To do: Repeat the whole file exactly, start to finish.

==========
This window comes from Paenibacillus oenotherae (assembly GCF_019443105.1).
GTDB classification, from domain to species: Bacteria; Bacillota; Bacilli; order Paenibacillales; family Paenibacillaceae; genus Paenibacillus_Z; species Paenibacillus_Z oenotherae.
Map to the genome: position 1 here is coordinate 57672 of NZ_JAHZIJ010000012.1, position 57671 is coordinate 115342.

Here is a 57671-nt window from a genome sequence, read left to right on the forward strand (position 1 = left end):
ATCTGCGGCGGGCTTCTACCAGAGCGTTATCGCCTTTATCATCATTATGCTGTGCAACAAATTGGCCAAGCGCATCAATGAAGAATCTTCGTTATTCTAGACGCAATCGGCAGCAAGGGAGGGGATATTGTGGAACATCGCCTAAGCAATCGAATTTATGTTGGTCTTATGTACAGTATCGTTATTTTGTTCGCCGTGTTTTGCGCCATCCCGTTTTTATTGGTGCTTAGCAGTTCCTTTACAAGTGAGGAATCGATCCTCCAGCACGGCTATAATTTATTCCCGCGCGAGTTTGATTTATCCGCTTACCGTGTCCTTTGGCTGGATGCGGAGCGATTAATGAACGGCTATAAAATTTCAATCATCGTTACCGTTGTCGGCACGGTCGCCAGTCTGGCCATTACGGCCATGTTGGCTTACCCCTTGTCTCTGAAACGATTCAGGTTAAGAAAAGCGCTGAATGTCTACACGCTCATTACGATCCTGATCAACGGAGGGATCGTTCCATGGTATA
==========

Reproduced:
This window comes from Paenibacillus oenotherae (assembly GCF_019443105.1).
GTDB classification, from domain to species: Bacteria; Bacillota; Bacilli; order Paenibacillales; family Paenibacillaceae; genus Paenibacillus_Z; species Paenibacillus_Z oenotherae.
Map to the genome: position 1 here is coordinate 57672 of NZ_JAHZIJ010000012.1, position 57671 is coordinate 115342.

Here is a 57671-nt window from a genome sequence, read left to right on the forward strand (position 1 = left end):
ATCTGCGGCGGGCTTCTACCAGAGCGTTATCGCCTTTATCATCATTATGCTGTGCAACAAATTGGCCAAGCGCATCAATGAAGAATCTTCGTTATTCTAGACGCAATCGGCAGCAAGGGAGGGGATATTGTGGAACATCGCCTAAGCAATCGAATTTATGTTGGTCTTATGTACAGTATCGTTATTTTGTTCGCCGTGTTTTGCGCCATCCCGTTTTTATTGGTGCTTAGCAGTTCCTTTACAAGTGAGGAATCGATCCTCCAGCACGGCTATAATTTATTCCCGCGCGAGTTTGATTTATCCGCTTACCGTGTCCTTTGGCTGGATGCGGAGCGATTAATGAACGGCTATAAAATTTCAATCATCGTTACCGTTGTCGGCACGGTCGCCAGTCTGGCCATTACGGCCATGTTGGCTTACCCCTTGTCTCTGAAACGATTCAGGTTAAGAAAAGCGCTGAATGTCTACACGCTCATTACGATCCTGATCAACGGAGGGATCGTTCCATGGTATA